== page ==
[rabbitmq-discuss] queue limits
taylste at gmail.com
Mon Nov 22 07:38:53 GMT 2010
On 22 November 2010 10:33, Matthew Sackman <matthew at rabbitmq.com> wrote:
> On Mon, Nov 22, 2010 at 10:11:11AM +1100, Steven Taylor wrote:
> > Are there any limits to how long or large a queue can get apart from disk
> > space?
> Yes. Unless you're using the rabbitmq-toke plugin, there is still a
> (very small) per message RAM cost in the form of an index from message
> guid to file+offset+size. Ultimately, you can end up with all your RAM
> in this index, and thus even though all messages are on disk, you won't
> be able to add more messages to a queue.
> Is there a limit to the message size?
Nope, but it must be able to fit in RAM, and it's probably risky to
> attempt any message greater than one quarter of the amount of RAM
> installed owing to copying of the message etc which is likely to occur.
> > Is there a limit to the number of queue?
> Yes. Each queue in Rabbit is an Erlang process. By default, we start up
> the Erlang VM configured for a million processes, so you should be able
> to get close to that, especially off a single connection and channel. If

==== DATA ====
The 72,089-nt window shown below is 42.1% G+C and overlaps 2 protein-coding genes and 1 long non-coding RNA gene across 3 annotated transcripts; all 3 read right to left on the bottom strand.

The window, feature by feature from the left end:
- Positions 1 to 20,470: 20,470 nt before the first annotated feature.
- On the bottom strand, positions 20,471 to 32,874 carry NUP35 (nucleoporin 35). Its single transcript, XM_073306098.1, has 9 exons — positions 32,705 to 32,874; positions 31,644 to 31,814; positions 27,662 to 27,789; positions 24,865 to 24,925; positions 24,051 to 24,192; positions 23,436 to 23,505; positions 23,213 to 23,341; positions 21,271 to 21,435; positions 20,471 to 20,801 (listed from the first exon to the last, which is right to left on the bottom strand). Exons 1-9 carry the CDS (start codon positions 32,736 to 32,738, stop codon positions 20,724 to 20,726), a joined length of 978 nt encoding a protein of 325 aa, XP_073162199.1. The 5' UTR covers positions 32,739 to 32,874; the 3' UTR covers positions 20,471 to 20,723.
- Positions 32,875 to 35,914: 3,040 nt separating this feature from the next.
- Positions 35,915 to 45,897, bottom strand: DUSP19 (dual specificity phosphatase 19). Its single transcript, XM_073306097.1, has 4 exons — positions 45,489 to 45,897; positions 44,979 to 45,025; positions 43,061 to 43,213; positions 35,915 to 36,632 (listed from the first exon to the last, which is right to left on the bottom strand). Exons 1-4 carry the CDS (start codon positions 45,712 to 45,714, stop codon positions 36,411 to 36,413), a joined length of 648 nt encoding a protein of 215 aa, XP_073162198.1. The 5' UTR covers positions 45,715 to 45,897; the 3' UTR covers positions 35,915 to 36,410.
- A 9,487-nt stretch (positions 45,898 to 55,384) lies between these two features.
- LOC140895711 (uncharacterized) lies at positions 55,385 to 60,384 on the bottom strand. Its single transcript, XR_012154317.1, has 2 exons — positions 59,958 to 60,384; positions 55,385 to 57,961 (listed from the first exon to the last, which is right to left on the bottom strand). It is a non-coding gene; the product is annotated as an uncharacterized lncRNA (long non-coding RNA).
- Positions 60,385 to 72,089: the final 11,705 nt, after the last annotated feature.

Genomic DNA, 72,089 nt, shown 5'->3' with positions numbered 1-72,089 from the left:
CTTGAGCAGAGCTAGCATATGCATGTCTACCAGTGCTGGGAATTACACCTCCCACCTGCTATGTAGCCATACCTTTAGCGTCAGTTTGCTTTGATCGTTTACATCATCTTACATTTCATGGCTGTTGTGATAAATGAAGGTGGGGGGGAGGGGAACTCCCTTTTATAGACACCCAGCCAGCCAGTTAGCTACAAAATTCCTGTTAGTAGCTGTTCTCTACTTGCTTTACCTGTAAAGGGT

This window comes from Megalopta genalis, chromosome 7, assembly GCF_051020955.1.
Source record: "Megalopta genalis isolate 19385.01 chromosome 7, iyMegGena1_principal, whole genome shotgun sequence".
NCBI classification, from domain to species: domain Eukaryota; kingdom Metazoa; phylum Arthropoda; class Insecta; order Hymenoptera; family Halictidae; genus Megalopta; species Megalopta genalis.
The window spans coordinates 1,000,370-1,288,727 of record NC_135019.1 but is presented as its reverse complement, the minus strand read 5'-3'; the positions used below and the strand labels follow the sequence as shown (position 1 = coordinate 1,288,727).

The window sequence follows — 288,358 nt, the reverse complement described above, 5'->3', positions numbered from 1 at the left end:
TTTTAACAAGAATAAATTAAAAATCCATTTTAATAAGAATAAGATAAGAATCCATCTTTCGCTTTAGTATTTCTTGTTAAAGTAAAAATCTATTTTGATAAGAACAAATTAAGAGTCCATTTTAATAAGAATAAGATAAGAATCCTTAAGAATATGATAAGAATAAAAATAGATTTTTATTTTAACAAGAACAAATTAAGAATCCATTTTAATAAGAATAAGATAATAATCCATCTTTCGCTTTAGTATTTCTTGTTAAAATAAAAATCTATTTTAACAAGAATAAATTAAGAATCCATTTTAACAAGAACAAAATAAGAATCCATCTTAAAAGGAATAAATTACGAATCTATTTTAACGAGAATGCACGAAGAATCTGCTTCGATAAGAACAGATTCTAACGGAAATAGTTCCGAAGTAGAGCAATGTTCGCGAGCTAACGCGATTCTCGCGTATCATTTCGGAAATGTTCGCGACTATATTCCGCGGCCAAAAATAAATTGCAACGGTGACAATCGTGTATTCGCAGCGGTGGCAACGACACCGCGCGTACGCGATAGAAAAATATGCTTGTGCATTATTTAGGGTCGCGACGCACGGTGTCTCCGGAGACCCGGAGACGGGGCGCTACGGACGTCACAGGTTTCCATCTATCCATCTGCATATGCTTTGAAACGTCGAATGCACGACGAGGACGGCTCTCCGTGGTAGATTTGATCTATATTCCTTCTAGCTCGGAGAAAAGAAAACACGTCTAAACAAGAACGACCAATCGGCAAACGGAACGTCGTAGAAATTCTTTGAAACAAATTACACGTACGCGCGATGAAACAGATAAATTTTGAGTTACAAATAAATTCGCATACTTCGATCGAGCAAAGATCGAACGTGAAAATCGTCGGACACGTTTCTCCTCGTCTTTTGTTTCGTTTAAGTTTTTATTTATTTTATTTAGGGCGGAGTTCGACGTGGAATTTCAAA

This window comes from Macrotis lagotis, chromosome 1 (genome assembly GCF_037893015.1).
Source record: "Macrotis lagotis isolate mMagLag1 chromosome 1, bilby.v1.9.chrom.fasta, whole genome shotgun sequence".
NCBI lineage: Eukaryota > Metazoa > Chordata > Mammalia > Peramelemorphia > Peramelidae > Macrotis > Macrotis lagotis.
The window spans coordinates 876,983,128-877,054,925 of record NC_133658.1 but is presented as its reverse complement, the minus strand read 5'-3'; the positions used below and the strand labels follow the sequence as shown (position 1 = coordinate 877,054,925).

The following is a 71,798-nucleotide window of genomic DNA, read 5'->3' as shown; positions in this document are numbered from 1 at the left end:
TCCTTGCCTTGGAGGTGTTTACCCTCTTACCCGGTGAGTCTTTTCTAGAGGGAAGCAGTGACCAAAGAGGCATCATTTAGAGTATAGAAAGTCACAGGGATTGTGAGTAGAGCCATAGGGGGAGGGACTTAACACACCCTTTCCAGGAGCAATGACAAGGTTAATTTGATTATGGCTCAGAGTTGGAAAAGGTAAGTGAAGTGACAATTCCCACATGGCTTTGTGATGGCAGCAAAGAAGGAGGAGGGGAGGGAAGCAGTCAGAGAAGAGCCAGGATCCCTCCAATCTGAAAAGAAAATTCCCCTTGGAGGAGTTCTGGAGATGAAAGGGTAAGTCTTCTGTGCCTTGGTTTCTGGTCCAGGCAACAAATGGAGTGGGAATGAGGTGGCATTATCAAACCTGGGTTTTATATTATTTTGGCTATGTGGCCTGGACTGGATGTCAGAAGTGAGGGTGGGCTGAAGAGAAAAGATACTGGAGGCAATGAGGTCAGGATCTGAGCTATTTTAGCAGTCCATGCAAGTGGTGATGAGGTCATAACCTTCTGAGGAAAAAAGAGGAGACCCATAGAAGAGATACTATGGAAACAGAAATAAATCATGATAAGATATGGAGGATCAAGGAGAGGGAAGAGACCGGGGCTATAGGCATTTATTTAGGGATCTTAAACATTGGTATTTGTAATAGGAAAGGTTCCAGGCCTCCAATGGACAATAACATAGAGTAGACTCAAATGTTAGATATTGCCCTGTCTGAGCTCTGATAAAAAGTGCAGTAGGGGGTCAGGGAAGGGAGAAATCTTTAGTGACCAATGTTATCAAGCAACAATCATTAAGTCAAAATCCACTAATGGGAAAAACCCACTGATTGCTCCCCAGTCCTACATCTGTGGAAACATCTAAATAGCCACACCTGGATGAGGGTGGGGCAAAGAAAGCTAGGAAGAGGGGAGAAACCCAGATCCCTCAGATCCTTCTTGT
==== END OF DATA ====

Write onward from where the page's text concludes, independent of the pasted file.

> you need to get to these sorts of numbers then you may well need to
> raise the Erlang VM process limit further. This will cost more RAM, but
> will allow you to create more AMQP resources.
So far we're talking 15 queus. I think we're okay. ;)
> > Rather than one bus/queue with
> > many message types, I'm creating a few queue for each simple units of
> work +
> > having only a few message types per queue. Does anyone see a problem
> > this approach when using RabbitMQ?
> No, but if you need high performance and scalability, you may run into
> issues. You may want to look at the queue expiry stuff as well and
> obviously judicious use of exclusive and auto-delete flags is warranted.
we're not talking super high performance (yet). I'll need to watch this and
get a feel for it.
> > I'm at that nervous stage of it looks good, but I'm not quite sure yet.
> > guess I'm asking for experiences without having fully tested. I'm hoping
> > avoid potential pitfalls and save some time.
> If in doubt, test ;) It _will_ fail at some point - and you need to
> discover where that point is and how close it is to your requirements.
I have been testing, but sometimes I will need you guys to help me know
what's going on underneath.
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